Finally the therapist looked up.

“I hate it,” she said, “all the paperwork. So what can I help you with?”

“Well, Dr. …”

“Just call me Ginny. I’m an intern from City College. We get to practice on students before we treat people with real problems.”

“But I have a real problem.”

“Oops. Just a second.” She wrote something in her notebook. “Oh, and do you mind if I record this?” She touched a tape deck already spinning on her desk. “I need it for a grade.”

“Um … okay, I guess.”

“So?” Ginny waved her hand.

“I have a really weird problem,” Rachel said. “It’s so weird I doubt you’ll believe me.”

“That’s what I’m here for.” She smiled. “Weird problems.”

“Okay.” Rachel sighed. “I dropped acid and I time-traveled to the future where I was standing over a body in a pool of blood with a gun in my hand, then three days later I went to the future again.”

Ginny made a note.

“The worst part is that the timeline has gone unstable,” Rachel said. “No, wait, that’s not the worst part. The worst part is I might shoot someone and that someone might be my boyfriend, who I love, which is ridiculous because I’d never hurt him but I’m afraid I won’t be able to stop myself. Is that possible? Could I be so crazy I’d kill someone against my will?”

Ginny fidgeted with her eyeglasses.

“Let’s look at this. You saw a body in a pool of blood under the influence of LSD and three days later you had another hallucination. I understand you experienced these things, but take my word”—she pointed a finger—“they were not real.”

“They felt as real as anything that's ever happened in my life.”

“But they weren’t.”

“Wait,” Rachel said. “I have evidence.” She walked over to the painting, unwrapped it without looking at it, and propped it up on the desk. “This is what the body looked like.”

Ginny took it out of her hands and held it at arm’s length. She shook her head.

“I get a lot of drug-related problems but they’ve never come illustrated before.”

“So what do you think?”

“I don’t know much about art, but I'd say you're good at it.”

“No, I mean about the body. Do you believe I really saw it?”

“You saw your boyfriend in a pool of blood?”

“No. It was just a blur in my peripheral vision, it could have been anyone with long dark hair, but I’m afraid it might be my boyfriend because I was in his room.”

Ginny slid the painting toward Rachel.

“This isn’t evidence of anything. You just painted your hallucination.”

Rachel picked up the painting, wrapped it, and propped it back against the wall again.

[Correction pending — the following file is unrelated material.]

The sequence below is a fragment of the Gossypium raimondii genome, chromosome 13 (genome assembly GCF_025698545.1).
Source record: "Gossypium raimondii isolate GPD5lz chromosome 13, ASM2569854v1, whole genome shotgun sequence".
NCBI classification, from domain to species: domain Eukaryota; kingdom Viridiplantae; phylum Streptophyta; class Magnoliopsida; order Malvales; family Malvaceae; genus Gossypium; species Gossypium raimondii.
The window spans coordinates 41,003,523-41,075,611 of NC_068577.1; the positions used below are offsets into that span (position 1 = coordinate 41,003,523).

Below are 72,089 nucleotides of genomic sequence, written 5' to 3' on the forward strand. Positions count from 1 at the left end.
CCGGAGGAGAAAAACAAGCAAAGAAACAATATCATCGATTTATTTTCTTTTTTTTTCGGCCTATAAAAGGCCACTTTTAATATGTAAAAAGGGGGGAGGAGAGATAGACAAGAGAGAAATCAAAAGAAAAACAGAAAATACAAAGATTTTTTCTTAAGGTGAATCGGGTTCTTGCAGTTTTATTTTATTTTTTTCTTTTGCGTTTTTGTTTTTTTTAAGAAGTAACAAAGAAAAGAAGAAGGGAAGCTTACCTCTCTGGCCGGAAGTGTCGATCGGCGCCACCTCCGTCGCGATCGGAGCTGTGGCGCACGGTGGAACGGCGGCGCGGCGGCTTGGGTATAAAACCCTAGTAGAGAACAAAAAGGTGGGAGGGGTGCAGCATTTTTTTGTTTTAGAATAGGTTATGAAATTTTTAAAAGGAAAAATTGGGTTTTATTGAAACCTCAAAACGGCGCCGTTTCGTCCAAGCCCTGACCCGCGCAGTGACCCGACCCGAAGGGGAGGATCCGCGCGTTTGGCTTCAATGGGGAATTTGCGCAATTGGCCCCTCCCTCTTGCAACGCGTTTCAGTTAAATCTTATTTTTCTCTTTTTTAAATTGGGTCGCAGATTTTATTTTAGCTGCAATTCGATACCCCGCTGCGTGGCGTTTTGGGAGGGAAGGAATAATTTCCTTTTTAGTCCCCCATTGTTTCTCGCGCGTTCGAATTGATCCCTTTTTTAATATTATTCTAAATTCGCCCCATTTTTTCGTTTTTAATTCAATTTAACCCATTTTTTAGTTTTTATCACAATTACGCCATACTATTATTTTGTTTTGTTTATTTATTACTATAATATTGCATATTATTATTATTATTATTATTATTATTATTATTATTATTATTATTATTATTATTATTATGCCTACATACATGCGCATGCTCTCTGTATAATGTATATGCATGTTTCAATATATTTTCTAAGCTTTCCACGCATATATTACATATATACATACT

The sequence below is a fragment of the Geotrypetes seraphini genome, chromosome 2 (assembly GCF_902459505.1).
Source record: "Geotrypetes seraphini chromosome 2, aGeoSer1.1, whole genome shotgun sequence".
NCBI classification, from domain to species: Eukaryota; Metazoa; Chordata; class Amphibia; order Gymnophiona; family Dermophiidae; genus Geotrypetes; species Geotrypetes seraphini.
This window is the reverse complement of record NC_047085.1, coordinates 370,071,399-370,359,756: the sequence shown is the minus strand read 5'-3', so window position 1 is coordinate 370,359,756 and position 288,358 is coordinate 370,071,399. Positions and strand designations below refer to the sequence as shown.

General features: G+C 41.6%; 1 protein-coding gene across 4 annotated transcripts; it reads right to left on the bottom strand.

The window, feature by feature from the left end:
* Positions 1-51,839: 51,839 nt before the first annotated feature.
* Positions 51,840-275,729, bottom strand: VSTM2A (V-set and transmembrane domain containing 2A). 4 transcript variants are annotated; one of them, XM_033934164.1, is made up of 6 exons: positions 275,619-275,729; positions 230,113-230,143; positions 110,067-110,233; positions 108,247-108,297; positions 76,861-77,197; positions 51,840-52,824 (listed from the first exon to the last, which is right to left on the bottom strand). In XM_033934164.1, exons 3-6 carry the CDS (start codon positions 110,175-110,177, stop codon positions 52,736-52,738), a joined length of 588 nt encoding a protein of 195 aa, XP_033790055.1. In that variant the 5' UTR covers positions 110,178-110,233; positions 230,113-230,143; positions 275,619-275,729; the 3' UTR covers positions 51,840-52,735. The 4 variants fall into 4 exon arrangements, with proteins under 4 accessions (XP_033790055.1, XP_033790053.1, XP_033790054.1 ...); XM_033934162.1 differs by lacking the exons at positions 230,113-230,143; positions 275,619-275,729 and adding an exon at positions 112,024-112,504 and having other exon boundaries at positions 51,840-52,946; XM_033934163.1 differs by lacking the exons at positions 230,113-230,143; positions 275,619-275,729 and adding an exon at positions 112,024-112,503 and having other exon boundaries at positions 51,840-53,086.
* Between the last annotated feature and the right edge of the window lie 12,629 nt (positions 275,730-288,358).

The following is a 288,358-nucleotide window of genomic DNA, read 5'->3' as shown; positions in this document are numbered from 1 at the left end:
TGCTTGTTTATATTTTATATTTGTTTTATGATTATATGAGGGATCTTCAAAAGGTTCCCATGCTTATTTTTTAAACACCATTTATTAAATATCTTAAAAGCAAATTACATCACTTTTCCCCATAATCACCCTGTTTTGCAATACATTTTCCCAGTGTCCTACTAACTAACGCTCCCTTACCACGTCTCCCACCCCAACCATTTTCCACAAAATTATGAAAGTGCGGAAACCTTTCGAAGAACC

“You’re going to have to accept that it wasn’t real,” Ginny said. “Or I don’t see how I can help you.”

“But it seemed as real as you do now. Am I hallucinating you?”

“Of course not. But what you saw under LSD was definitely a hallucination. The real question is why you saw this. A lot of research indicates that LSD unlocks the unconscious.”

“So you think I subconsciously want to murder someone?”

“Not necessarily. It might just be repressed anger.”

“What about the second trip to the future? I got a phone call in that one and that was totally real too.”

Ginny pulled her huge eyeglasses off, rubbed her eyes, slid them back on.

“It was most likely HPPD—Hallucinogen Persisting Perception Disorder.”

“So you think there’ll be more?”

“There usually are. They think it’s caused by a traumatic event in the brain.”

Rachel felt a stab of pain in her right temple.

“You mean my brain might be damaged?”

“Um … let’s not explore that possibility yet. You seem to accept that your visions aren’t real—”

“NO! I don’t accept that at all.” Wasn’t she listening? “That’s why I’m here.”

The fluorescent tubes shot a quiver of zigzag arrows so sharp Rachel shielded her head with her arm. That’s the way migraine auras looked to her, totally real, like her time trips.

“Are you hallucinating now?” Ginny’s voice came out high-pitched and shallow. “Are you having feelings of violence?”

Rachel shook her head, which brought on the headache.

“Can you just get me a prescription for Valium? That’s all I need. Really.”

“Is that why you came here?” Ginny squinted at her.

“That’s not fair. I just now thought of it.”

Ginny wrote something in her notebook.

“I’m recommending further testing. It will go faster if you're treated as an inpatient, but—”

“You mean have me committed?” Rachel grabbed her shoulder bag and painting.

“Where’re you going? I’m not done with you.”

Rachel leaned towards the tape recorder and shouted into it.

“Give her an F!” Then she turned and ran out.


About the Author: Sheila Martin was born in 1946 and grew up in Brooklyn, New York. Even before her first finger painting she knew she wanted to be a painter.

 In 1971 she graduated from New York University, where she earned a B.A. in fine art.

 From 1971 to 1979 she worked as a graphic designer in New York City.

 In 1979 she moved to Ithaca, New York with her husband Jim Blythe. Here she started a successful graphic design business which specialized in not-for-profit organizations and painted in her spare time.

 In 1992, Sheila and Jim moved to Memphis, TN, where Jim landed a job as a medieval history professor. Here she phased out her graphic design business and started painting full time. Shortly thereafter she developed an intense interest in writing and has been writing ever since.

In 2006 she started working closely with master fiction editor Renni Browne coauthor of the classic, Self-Editing for Fiction Writers, who helped her write The Coney Island Book of the Dead, An Illustrated Novel which she independently published and has won the 2017 McLaughlin-Esstman-Stearns First Novel Prize and is a finalist for the Midsouth’s Darrell Award—to be announced March 11, 2018. She’s also written a second novel, The Time Artist, for which she is seeking an agent.

In addition she writes short stories, which she’s recently started sending to literary magazines. She has pieces in the current issues of five literary journals

Sheila Martin Writers Fest. 2015.jpeg